Examples of computer security related incidents and items that might be addressed in an acceptable use policy might include items such as:

  • A denial of service attack (DOS, DDOS).
  • Malware infections.
  • Policy violations, such as sharing offensive material, deliberate violation of information security policies, inappropriate use of systems and assets, and unauthorized escalation of privileges or subversion of access controls.
  • A user who defaces another organization’s public website.
  • Unauthorized access is gained to a critical information system.
  • Internal hacking.
  • External hacking, including defacement of websites and malicious intrusion attempts into the internal network.
  • Unauthorized access using VPN or wireless remote access.
  • Abuse of authorized internal and external services.
  • Unauthorized changes to live systems.
  • An event requiring forensic investigation to obtain evidence (e.g. point of entry, compromise of data, etc.).
  • Information systems and assets being used to commit unlawful activity.
  • The actions of third parties who use computer systems to harm the reputation of an organization.
  • Theft of database content.
  • Theft of mobile computing property.
  • Misuse of an employee’s or customer’s personal information.
  • User disclosure of confidential information to external parties.

A security policy might include items such as the following:

  • An incident response plan that serves as a guideline for an overall approach to addressing information security incidents.
  • An intrusion detection procedure that establishes an intrusion detection system and parameters related to maintaining this system.
  • Processes that flow through all phases of a response to an information technology-related incident (preparation, identification, containment, eradication, recovery, and lessons learned).
  • A procedure within the plan that includes classifying an event and assigning a severity rating or priority.
  • Regular reporting requirements for summary reports to management.
  • Provisions for documentation of critical information necessary in the event of an incident and guidelines for all personnel to report observed suspicious activity.
  • Incident management procedures that include a severity rating assignment.
  • Establishment of guidelines for communication of incidents to outside parties.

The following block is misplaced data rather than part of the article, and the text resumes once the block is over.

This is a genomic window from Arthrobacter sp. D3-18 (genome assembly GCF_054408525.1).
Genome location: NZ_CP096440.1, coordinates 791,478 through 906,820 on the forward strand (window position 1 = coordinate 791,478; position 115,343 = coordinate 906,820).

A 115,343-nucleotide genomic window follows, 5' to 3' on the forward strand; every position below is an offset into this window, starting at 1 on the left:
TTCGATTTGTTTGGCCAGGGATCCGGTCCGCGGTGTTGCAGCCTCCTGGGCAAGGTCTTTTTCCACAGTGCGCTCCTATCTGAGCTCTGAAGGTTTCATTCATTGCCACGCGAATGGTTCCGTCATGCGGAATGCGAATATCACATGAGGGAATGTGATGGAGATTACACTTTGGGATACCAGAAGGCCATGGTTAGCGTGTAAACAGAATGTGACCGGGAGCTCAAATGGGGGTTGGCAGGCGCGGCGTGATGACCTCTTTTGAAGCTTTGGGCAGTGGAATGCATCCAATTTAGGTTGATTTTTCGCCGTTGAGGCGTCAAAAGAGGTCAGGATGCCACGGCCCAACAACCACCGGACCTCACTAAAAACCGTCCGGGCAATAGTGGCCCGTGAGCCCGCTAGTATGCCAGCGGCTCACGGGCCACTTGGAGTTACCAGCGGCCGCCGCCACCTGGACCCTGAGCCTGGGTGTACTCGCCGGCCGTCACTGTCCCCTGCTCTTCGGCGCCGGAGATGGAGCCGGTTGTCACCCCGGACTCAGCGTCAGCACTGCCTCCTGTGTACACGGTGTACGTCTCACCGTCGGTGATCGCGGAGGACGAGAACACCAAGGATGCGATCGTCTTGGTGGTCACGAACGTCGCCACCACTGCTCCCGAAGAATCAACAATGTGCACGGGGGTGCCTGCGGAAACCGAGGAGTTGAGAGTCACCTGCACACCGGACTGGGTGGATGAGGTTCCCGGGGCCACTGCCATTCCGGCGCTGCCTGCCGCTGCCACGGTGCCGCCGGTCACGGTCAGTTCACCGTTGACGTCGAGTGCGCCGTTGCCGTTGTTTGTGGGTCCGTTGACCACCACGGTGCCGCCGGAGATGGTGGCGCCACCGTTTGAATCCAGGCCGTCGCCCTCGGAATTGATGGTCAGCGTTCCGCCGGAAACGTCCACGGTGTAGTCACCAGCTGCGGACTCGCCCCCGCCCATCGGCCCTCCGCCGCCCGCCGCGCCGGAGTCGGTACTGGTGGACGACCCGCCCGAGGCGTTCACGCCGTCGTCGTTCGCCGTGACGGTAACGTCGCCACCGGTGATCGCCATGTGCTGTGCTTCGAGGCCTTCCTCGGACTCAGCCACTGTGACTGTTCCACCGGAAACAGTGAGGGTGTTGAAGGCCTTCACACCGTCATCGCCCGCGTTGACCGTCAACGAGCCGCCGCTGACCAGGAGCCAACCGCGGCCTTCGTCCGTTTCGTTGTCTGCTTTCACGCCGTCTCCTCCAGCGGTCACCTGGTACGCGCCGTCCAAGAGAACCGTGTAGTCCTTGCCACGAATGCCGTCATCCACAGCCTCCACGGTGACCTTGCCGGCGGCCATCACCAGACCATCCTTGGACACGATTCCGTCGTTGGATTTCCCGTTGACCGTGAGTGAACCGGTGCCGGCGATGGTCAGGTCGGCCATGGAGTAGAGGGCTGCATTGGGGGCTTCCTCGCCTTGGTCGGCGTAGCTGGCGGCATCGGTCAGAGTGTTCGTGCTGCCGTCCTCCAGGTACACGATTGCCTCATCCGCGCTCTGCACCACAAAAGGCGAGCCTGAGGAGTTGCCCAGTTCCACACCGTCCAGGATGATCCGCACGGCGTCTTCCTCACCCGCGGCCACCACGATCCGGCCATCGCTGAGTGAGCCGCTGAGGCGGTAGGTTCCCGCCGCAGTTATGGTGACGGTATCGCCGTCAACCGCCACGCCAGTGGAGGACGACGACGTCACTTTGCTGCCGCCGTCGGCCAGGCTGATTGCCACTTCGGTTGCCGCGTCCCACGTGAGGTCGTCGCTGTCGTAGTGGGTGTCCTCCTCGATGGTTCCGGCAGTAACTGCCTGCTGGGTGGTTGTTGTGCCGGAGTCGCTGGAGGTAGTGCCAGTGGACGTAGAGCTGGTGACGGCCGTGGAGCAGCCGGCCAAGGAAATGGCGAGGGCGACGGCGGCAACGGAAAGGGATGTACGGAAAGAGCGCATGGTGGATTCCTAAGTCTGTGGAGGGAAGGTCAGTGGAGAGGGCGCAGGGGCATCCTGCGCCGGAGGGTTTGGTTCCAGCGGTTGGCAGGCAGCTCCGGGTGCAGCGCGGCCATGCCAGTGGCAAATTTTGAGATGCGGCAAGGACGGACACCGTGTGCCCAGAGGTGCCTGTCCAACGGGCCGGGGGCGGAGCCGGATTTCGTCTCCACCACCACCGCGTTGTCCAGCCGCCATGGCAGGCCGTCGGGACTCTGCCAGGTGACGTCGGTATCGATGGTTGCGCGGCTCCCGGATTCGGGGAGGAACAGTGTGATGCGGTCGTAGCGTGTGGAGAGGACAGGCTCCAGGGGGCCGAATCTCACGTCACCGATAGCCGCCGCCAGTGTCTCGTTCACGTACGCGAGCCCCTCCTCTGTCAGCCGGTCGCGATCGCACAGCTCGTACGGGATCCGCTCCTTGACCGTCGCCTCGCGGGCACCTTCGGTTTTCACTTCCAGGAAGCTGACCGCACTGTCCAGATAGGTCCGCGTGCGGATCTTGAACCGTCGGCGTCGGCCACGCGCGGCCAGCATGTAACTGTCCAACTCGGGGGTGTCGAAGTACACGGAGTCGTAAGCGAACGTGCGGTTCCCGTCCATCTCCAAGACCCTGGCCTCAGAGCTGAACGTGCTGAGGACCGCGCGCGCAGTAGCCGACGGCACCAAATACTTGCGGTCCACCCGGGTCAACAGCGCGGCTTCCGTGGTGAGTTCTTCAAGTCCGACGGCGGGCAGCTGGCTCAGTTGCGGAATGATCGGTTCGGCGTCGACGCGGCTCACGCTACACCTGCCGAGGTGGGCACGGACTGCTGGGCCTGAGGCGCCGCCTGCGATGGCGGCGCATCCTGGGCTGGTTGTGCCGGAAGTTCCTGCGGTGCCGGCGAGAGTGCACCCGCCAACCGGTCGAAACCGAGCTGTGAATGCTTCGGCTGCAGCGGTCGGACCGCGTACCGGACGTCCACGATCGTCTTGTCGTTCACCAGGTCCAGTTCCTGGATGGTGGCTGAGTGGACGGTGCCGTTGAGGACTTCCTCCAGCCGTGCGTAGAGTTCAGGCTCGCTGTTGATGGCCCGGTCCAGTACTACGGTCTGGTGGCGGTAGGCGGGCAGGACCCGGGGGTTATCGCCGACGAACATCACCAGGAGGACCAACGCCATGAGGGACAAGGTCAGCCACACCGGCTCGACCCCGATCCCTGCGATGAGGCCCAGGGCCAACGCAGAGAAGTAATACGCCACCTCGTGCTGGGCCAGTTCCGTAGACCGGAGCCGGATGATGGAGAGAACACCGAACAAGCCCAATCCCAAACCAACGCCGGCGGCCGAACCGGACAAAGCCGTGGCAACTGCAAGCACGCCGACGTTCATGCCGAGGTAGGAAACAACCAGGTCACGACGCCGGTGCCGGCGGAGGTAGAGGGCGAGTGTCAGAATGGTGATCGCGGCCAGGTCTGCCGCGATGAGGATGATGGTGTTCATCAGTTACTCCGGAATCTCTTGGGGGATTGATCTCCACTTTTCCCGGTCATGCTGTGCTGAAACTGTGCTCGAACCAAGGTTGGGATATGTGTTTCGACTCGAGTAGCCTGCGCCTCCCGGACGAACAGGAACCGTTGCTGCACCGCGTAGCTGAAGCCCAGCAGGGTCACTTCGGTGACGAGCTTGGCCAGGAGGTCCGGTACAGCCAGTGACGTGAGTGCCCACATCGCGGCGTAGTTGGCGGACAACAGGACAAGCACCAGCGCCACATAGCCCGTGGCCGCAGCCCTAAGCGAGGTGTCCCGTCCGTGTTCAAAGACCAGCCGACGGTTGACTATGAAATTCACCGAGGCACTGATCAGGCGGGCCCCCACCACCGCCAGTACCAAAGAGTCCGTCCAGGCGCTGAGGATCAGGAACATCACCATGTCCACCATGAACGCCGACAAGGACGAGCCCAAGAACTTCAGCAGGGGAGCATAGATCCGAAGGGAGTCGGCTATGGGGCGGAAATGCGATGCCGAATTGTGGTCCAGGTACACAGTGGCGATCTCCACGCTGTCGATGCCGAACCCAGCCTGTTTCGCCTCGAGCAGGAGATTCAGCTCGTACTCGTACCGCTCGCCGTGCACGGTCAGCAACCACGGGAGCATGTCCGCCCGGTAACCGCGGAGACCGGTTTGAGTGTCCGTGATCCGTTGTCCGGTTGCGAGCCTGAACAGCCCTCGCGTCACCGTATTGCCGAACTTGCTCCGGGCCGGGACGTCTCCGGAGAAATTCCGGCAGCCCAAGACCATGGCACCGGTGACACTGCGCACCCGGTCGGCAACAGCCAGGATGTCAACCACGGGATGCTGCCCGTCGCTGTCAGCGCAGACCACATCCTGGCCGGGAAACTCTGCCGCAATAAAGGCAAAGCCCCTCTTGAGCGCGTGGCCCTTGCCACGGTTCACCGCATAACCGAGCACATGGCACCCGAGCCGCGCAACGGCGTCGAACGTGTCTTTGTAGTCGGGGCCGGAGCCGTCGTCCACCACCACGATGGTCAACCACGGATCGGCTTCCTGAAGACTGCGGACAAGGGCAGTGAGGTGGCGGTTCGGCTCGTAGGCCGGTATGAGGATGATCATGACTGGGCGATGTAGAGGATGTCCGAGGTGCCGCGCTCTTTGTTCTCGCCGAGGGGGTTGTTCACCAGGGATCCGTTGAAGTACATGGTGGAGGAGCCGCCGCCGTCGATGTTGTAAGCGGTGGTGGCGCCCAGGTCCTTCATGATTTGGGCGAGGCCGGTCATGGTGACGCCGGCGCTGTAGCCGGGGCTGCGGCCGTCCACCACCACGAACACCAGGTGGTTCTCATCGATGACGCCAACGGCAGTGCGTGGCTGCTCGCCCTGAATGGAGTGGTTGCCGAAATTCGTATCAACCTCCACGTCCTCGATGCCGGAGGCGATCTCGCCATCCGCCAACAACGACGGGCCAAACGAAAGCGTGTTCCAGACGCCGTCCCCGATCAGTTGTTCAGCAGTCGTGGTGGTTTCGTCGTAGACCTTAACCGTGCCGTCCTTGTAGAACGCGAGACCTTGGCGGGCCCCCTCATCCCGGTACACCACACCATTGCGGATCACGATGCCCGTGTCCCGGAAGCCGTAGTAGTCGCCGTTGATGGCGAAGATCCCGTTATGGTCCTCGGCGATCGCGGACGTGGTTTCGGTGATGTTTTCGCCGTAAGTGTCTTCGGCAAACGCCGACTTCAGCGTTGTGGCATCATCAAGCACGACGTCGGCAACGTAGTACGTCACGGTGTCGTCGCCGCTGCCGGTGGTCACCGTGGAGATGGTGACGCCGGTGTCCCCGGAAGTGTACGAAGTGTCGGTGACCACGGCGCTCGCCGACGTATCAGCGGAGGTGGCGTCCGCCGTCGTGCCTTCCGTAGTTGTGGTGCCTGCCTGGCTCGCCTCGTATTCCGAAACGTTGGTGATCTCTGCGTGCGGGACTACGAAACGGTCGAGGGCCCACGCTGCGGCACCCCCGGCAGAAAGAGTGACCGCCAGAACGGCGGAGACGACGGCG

• Selection of an incident response team with designated roles and responsibilities.
  • Ongoing and scheduled training for the incident response team.

Outlining what is acceptable use and how to respond to incidents, can reduce risk and improve the ability to contain potential damages should a security incident arise.


Bate, Ben, et al. “WordPress now powers 28% of all websites.” Envato, 5 Sept. 2017, Accessed 27 Sept. 2017.

Finley, Klint. “Linux Took Over the Web. Now, It’s Taking Over the World.” Wired, Conde Nast, 3 June 2017, Accessed 27 Sept. 2017.

“Krebs on Security.” Brian Krebs, Accessed 27 Sept. 2017.

Tung, Liam. “ IoT devices will outnumber the world’s population this year for the first time.” ZDNet, ZDNet, 13 Feb. 2017, Accessed 27 Sept. 2017.

Turban, Efraim, et al. Information technology for management digital strategies for insight, action, and sustainable performance. New Jersey (Estados Unidos), Wiley, 2015.

FIT – MGT 5115 – Wk 4 Assignment

Use a mobile device (smartphone or tablet) to record several examples of organizations using mobile technologies in order to relate to customers, become more efficient, productive, and profitable.

Password: floridatech

FIT – MGT 5115 – Wk 4 Discussion Post

Explain how e-business processes improve productivity, efficiency, and competitive advantage for business organizations and the public sector (government and nonprofit organizations).

I think it it is important to define the “e” in e-business. The “e” stands for “electronic” and implies that the business is networked (i.e. – connected). E-businesses typically make heavy use of technologies such as the internet and electronic data interchange (EDI) to improve productivity, efficiency, and competitive advantage. An e-business applies technology and process to both external and internal business requirements but tends to apply more focus on internal processes as a means to improve productivity, efficiency, cost structures and competitive advantage.

E-businesses are connected businesses who leverage technology to operate effectively in a truly global economy.
These technologies might include:

  • Various wired, wireless and mobile networking technologies
  • APIs (application program interfaces) to streamline how applications talk to each other and exchange information
  • Collaboration and communication tools to like e-mail, Cisco WebEx, Cisco Spark, Slack, etc… are critical in a truly global economy
  • BI (business intelligence) tools
  • CRM (customer relationship management)
  • ERP (enterprise resource planning) systems
  • EDI (electronic data interchange)

These technologies allow organizations to better communicate both internally and externally using empirical data that is both accurate and relevant.
EDI extends this communication ecosystem by connecting disparate buyers, suppliers, and partners. In a B2B context, this helps organizations significantly improve operational efficiencies via the exchange of data that is critical to all stakeholders. This exchange of data can facilitate JIT (just-in-time) inventory strategies where buyers understand the inventory and lead time of suppliers, and suppliers understand potential demand. Exchange of information such as this allows both the buyer and the supplier to streamline their operations making them more efficient, increasing productivity and ultimately makes them more competitive in the market.